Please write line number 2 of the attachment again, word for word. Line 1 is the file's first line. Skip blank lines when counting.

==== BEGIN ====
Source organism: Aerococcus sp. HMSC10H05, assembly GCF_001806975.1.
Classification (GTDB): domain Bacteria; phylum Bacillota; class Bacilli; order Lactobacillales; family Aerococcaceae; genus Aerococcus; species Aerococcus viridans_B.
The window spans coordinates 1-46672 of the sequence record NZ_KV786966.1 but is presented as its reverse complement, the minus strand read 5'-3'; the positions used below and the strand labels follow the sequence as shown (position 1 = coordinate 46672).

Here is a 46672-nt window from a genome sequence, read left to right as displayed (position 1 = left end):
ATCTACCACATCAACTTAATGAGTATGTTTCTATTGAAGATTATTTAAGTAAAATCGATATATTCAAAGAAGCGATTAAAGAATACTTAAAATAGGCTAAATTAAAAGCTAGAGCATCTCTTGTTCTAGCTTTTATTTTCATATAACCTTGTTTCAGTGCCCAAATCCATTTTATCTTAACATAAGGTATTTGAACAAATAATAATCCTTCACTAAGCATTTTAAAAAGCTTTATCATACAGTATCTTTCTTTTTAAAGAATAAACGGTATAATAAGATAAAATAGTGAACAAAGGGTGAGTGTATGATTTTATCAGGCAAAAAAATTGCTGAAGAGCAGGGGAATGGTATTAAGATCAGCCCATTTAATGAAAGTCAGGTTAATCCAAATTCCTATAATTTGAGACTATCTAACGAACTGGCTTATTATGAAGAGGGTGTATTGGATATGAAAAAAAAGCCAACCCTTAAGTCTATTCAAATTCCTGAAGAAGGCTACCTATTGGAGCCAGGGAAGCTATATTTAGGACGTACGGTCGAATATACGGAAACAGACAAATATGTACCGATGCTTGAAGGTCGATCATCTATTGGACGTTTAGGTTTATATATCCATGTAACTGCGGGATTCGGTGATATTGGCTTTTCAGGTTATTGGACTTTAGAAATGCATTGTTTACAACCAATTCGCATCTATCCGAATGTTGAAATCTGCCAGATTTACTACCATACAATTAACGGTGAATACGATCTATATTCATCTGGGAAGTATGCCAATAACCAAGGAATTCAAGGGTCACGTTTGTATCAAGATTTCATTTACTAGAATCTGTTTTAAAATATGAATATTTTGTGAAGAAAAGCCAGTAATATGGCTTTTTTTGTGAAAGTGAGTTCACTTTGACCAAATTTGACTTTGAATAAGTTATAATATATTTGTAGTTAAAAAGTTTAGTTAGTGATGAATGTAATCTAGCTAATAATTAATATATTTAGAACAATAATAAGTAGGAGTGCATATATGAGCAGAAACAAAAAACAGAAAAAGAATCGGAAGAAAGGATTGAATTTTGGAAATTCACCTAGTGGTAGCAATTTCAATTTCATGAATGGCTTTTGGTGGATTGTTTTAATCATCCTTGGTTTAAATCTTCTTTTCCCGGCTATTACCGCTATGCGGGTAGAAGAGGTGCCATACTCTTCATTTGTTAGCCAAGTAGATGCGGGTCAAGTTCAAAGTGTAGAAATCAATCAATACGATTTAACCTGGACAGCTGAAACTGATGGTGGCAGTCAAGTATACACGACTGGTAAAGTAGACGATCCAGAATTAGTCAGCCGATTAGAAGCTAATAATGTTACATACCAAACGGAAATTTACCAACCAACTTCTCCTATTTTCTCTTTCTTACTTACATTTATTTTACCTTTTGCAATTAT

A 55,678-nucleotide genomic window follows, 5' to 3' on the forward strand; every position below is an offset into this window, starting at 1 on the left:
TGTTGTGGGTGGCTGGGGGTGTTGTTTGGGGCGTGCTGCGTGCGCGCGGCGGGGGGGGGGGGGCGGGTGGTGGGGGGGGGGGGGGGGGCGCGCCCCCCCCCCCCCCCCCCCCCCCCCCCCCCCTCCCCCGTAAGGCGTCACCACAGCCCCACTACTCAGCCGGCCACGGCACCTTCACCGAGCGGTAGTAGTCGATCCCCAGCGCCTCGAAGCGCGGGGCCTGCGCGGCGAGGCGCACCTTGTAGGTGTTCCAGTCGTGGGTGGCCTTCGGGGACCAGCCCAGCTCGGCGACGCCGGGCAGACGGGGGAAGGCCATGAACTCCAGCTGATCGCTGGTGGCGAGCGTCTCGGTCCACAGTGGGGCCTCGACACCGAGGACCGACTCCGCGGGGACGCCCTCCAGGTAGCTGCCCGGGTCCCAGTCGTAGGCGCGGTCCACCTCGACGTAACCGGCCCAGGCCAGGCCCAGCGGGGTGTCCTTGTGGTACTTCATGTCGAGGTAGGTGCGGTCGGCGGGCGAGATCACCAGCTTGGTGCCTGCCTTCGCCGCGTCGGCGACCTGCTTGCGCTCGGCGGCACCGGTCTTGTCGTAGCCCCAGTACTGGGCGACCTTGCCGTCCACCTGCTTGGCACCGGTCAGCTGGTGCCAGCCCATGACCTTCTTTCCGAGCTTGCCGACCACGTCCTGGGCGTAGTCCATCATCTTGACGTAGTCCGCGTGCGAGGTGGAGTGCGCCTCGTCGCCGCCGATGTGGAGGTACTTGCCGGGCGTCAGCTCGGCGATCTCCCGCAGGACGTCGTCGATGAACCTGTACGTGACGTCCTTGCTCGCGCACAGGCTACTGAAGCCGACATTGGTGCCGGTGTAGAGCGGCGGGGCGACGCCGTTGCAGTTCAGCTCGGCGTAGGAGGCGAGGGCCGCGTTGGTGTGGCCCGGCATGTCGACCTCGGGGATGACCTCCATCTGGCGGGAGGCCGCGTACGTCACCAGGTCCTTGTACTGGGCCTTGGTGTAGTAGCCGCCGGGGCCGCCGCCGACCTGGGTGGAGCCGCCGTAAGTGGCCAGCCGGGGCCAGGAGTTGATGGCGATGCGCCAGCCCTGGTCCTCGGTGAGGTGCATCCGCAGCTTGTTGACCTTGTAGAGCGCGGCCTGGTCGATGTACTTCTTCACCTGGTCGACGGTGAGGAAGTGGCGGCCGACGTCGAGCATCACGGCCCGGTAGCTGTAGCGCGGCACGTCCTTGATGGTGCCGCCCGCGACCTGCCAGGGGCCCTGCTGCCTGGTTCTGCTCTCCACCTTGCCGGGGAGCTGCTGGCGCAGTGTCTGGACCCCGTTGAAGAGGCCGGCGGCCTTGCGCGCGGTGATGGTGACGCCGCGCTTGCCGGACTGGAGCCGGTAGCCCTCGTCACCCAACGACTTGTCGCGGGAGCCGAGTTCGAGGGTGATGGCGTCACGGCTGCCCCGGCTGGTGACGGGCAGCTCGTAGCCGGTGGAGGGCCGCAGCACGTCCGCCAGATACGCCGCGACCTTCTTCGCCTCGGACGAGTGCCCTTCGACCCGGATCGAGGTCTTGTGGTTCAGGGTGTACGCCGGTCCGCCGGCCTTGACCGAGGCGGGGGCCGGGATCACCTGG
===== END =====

Classification (GTDB): domain Bacteria; phylum Bacillota; class Bacilli; order Lactobacillales; family Aerococcaceae; genus Aerococcus; species Aerococcus viridans_B.